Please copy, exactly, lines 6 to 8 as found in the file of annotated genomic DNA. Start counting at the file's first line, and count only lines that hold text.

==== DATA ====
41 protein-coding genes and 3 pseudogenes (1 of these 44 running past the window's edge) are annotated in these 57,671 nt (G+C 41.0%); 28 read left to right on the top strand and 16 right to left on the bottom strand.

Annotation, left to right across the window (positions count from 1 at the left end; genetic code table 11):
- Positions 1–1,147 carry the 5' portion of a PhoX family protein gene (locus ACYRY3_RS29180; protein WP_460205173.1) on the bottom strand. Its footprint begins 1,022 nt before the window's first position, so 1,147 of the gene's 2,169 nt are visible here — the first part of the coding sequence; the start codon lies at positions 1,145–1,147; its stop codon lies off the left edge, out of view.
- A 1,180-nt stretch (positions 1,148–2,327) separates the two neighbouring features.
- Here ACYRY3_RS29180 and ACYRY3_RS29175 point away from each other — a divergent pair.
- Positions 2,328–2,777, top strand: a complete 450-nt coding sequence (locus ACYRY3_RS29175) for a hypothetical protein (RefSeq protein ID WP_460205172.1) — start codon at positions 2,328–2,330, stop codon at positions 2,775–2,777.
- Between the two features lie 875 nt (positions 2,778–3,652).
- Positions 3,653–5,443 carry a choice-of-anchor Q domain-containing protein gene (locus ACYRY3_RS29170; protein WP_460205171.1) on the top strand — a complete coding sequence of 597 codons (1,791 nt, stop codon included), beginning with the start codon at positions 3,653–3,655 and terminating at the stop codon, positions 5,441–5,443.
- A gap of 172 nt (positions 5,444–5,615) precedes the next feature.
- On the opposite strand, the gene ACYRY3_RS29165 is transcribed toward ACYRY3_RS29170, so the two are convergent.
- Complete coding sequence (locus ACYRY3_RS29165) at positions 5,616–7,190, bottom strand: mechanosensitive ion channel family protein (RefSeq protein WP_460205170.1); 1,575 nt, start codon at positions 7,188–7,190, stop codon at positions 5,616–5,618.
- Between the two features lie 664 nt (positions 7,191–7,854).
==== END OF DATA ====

- Positions 2,328–2,777, top strand: a complete 450-nt coding sequence (locus ACYRY3_RS29175) for a hypothetical protein (RefSeq protein ID WP_460205172.1) — start codon at positions 2,328–2,330, stop codon at positions 2,775–2,777.
- Between the two features lie 875 nt (positions 2,778–3,652).
- Positions 3,653–5,443 carry a choice-of-anchor Q domain-containing protein gene (locus ACYRY3_RS29170; protein WP_460205171.1) on the top strand — a complete coding sequence of 597 codons (1,791 nt, stop codon included), beginning with the start codon at positions 3,653–3,655 and terminating at the stop codon, positions 5,441–5,443.